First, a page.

The Manly Things: Ishaan Puri

The Manly Things: Ishaan Puri

Why do you think you got into beer and not wine? 
The great thing about beer is that it’s accessible and affordable, even at relatively higher price points. It can be enjoyed casually at any time of the day and there is a style of beer for each and every drinker – it’s incredibly versatile. 

How did you land on the name ‘White Rhino’?
This question gets asked a lot obviously. In a country where it is always tempting to take shortcuts due to the challenges you encounter at every step of every process, we’ve stuck to our guns and done things the right way. In that sense, we are a rare entity – hence the name White Rhino.

What is your favourite food and beer combination?
I’m not too fussy. Food and beer pairings are fun, but nothing is set in stone. It’s all about personal preference at the end of the day. Generally, you want more assertive beers that can hold their own when having spicy food or sharp cheeses, for example, you want subtle beers when eating delicate dishes such as steamed fish. White Rhino Lager is great with food because it contains several elements in harmony – sweetness from the malt, a clean bitterness from the hops, medium body and great mouthfeel. That’s usually my beer of choice with any food. 

What are some random beer facts people might not know?
I always encourage beer drinkers to read the label to check for two things first, the best before date, and second, the ingredients. I personally don’t drink beer that’s close to its best before date, and that’s one of the reasons we always encourage outlets to place smaller, frequent orders rather than large orders. As far as ingredients go – I’m not a fan of “Adjunct lagers.” These are generally commercial brands that use ingredients other than just malt as a source of starch. Examples are sugar, rice, maize, corn syrup etc. These are essentially cheaper sources of starch and are used to lower production costs. Also, when drinking from glass it’s important to ensure that the glass is totally clean and free from oil, grease, dust, and detergent. Even the slightest bit of dirt will affect the head retention of the beer.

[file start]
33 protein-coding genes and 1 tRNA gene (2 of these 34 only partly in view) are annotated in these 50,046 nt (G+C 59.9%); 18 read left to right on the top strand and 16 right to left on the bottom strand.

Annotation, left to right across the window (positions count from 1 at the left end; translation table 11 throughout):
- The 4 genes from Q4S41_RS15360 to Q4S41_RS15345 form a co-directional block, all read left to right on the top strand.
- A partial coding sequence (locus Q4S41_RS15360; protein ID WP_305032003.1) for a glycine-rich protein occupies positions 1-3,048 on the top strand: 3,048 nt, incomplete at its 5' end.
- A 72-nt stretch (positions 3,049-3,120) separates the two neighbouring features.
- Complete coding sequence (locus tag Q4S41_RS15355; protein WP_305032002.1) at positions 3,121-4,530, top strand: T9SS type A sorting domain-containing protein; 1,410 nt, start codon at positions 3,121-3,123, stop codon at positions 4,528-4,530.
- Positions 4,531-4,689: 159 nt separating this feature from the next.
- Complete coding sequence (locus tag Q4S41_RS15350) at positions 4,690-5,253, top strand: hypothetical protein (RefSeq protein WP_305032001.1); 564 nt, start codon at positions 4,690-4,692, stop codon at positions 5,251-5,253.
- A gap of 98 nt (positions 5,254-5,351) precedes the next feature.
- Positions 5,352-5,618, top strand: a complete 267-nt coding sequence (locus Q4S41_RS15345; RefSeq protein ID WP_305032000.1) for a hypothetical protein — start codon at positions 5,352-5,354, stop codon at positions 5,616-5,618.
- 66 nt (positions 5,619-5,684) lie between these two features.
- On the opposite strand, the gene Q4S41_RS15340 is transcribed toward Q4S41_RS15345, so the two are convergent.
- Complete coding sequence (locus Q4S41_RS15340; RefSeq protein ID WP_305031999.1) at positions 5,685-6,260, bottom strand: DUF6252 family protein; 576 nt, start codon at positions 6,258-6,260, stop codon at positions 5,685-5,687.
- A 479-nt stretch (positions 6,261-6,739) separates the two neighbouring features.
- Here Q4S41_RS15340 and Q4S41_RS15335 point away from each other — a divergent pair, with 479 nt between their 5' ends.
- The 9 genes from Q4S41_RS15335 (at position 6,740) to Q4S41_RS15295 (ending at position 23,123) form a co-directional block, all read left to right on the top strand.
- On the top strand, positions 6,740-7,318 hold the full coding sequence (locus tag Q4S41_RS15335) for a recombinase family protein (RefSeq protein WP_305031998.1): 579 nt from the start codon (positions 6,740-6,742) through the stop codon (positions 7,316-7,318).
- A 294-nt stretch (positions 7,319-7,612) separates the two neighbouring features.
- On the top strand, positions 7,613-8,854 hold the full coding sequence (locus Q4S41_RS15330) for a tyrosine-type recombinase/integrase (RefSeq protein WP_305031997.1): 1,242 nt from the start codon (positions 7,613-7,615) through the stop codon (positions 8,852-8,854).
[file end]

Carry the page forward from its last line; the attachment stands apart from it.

What has been your greatest moment since starting up?
Brewing our first batch of beer and having it turn out just perfect. Trials are something you always plan to do when you’re launching a new product and in our case, I was prepared to brew a couple of months at least before we zeroed in on a recipe we liked for our wheat beer. But we got it right the very first time and that’s the recipe we’ve stuck to since day one. With the lager it was a little different – I loved our first batch but felt it was too hoppy for the local market, so we spent a couple of months fine-tuning the beer until we settled on a Munich Helles style. 

And your worst?
To be honest, while there have been challenges at every step of the way I can’t really look at any of these moments as “bad.” I’ve learnt more in the past 5-6 years than I would have anywhere else in the world, at any other job. The entire experience has helped me grow exponentially. And at the end of the day, it’s all the “bad” moments that allow you to learn and get smarter and more mature.

Will you be experimenting with new beers in the future? 

We wanted to start with two styles of beer that the market would be familiar with and that was accessible but wanted to brew them in our own unique way. With the IPA that we launched a couple of months ago, we took a step towards introducing beer drinkers to styles of beer that have gained immense popularity in more mature craft beer markets overseas. 

We are a premium, boutique brand and it’s important for us to expand our portfolio beyond wheat beer and lager, to styles such as IPA, Stout, Pale Ale, Saison etc. and the plan is to introduce them one by one over the next few years. We want to be the breweries that help the market grow and helps consumers develop a better understanding of craft beer. 

What message would you have for millennials who might be trying to start their own brewery?
Make sure you really want to get into this line of work because it’s going to be very difficult, very time consuming and very frustrating (but also very rewarding). 

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